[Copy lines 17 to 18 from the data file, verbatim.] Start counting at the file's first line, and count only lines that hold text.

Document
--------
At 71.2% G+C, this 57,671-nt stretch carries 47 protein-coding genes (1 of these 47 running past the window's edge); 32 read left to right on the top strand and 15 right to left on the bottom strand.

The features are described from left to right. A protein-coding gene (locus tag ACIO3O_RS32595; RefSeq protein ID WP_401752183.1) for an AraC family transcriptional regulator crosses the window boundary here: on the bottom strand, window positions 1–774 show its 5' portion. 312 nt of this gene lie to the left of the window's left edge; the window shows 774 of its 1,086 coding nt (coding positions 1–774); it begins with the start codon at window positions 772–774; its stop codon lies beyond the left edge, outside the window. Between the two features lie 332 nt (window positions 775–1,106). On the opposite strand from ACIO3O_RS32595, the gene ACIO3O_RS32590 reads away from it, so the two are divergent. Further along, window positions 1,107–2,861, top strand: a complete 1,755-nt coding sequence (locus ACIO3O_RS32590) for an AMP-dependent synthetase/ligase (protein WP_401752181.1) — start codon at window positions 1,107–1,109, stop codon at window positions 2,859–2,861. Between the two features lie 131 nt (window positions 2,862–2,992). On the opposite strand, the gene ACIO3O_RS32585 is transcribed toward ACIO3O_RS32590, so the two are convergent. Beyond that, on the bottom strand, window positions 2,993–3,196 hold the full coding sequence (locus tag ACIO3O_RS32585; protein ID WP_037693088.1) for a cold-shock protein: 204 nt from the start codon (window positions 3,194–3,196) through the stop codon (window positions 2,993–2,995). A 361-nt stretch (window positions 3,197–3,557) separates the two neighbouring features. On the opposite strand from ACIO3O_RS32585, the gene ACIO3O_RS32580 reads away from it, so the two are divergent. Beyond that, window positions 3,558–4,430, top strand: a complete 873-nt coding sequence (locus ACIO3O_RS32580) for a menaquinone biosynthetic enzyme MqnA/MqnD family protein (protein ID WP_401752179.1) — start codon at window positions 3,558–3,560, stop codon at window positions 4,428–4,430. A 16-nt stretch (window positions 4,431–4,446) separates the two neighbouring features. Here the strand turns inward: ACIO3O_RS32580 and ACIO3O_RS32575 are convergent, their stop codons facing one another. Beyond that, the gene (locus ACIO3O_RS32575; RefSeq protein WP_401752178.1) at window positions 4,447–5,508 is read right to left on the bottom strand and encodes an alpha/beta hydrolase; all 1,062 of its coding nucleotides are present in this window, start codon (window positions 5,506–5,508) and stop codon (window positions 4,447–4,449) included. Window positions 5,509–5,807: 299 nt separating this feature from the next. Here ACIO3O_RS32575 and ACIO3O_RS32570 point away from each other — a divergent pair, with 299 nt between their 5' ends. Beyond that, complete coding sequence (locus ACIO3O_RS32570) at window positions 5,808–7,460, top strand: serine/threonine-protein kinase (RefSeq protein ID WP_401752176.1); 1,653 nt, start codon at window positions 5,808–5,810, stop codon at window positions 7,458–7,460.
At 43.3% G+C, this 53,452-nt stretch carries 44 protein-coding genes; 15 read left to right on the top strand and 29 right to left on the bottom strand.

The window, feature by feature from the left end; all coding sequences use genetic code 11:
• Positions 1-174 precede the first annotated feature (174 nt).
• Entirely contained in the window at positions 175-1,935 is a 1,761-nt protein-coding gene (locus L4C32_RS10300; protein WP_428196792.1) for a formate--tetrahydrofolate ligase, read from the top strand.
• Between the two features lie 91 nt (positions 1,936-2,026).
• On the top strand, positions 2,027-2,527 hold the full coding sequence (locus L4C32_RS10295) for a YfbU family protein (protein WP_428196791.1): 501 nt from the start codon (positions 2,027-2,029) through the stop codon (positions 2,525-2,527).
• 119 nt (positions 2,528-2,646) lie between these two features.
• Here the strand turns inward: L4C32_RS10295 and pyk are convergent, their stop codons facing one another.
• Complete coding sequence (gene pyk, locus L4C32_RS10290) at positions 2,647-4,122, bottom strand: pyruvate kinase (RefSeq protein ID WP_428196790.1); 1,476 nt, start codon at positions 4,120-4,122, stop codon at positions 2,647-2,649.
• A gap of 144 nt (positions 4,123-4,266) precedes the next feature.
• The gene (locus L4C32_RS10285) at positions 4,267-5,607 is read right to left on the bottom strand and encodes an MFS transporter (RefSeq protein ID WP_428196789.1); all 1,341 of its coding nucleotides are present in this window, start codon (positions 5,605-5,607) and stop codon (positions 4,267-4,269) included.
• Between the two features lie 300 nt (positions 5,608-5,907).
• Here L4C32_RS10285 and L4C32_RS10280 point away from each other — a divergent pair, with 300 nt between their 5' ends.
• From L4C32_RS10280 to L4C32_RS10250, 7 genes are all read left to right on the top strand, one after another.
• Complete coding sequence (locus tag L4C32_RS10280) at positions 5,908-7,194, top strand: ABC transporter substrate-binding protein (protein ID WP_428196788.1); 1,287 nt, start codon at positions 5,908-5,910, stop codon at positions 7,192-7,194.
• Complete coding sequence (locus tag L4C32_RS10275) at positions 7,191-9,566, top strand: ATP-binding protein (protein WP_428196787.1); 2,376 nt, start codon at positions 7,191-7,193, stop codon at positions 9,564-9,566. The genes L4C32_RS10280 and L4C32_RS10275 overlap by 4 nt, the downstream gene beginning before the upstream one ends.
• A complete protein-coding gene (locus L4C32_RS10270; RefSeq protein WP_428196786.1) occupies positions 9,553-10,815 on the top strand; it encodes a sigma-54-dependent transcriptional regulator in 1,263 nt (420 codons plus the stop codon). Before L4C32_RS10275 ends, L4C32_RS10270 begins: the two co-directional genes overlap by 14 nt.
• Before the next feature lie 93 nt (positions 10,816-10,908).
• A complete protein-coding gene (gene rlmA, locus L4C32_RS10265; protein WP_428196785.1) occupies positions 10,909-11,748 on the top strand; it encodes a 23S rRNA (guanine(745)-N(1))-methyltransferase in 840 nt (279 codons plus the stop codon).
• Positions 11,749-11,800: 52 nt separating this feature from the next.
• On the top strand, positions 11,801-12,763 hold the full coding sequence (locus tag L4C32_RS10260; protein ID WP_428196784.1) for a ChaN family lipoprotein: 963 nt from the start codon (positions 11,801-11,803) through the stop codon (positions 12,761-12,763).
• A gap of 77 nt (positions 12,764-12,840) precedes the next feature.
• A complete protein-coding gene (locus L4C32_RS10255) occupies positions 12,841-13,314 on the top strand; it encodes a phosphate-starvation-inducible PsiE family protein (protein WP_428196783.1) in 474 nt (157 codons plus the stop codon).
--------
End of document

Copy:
• Complete coding sequence (locus tag L4C32_RS10280) at positions 5,908-7,194, top strand: ABC transporter substrate-binding protein (protein ID WP_428196788.1); 1,287 nt, start codon at positions 5,908-5,910, stop codon at positions 7,192-7,194.
• Complete coding sequence (locus tag L4C32_RS10275) at positions 7,191-9,566, top strand: ATP-binding protein (protein WP_428196787.1); 2,376 nt, start codon at positions 7,191-7,193, stop codon at positions 9,564-9,566. The genes L4C32_RS10280 and L4C32_RS10275 overlap by 4 nt, the downstream gene beginning before the upstream one ends.